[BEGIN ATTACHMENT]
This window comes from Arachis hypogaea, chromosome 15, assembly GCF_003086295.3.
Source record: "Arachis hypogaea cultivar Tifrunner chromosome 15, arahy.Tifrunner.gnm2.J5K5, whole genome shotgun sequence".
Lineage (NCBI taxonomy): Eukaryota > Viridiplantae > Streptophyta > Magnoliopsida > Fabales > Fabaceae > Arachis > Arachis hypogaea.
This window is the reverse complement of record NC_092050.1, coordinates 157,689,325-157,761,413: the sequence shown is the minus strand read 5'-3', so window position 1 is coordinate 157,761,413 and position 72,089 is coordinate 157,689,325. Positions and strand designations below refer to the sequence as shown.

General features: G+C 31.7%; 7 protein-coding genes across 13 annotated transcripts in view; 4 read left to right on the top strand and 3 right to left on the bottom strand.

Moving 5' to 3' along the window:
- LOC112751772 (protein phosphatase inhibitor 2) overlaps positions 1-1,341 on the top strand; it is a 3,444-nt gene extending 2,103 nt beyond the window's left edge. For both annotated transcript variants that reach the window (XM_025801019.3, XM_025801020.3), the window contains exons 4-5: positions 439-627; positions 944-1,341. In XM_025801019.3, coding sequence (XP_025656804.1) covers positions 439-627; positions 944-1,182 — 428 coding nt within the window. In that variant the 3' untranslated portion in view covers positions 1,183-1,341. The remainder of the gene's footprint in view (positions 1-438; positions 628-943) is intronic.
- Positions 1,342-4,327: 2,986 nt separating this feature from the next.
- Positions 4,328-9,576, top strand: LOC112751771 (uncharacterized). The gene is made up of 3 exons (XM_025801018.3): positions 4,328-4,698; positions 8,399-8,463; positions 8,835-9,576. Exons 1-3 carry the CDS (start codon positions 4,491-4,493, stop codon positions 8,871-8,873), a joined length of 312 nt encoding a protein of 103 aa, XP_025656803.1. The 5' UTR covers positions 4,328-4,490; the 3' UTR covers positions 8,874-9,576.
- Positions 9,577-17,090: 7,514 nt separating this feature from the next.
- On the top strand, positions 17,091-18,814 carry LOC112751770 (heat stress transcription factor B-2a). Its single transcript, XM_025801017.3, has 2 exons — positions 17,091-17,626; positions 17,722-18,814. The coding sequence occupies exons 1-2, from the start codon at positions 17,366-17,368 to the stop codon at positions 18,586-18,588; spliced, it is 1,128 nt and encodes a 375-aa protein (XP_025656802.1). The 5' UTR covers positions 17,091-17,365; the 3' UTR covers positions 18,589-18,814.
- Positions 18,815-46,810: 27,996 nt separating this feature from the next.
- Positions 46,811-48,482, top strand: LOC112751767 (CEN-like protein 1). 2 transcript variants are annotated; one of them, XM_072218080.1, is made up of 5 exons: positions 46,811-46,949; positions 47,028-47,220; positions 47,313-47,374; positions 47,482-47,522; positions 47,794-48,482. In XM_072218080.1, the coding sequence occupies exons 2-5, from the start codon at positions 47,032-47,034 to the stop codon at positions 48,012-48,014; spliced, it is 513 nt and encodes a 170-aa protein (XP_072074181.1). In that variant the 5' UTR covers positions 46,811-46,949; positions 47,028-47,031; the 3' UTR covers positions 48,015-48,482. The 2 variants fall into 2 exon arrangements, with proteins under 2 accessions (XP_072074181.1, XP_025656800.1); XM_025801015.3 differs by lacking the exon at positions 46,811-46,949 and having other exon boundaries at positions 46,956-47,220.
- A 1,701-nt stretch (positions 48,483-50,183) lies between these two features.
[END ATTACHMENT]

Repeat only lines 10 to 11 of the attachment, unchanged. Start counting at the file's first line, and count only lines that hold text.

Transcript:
- Positions 9,577-17,090: 7,514 nt separating this feature from the next.
- On the top strand, positions 17,091-18,814 carry LOC112751770 (heat stress transcription factor B-2a). Its single transcript, XM_025801017.3, has 2 exons — positions 17,091-17,626; positions 17,722-18,814. The coding sequence occupies exons 1-2, from the start codon at positions 17,366-17,368 to the stop codon at positions 18,586-18,588; spliced, it is 1,128 nt and encodes a 375-aa protein (XP_025656802.1). The 5' UTR covers positions 17,091-17,365; the 3' UTR covers positions 18,589-18,814.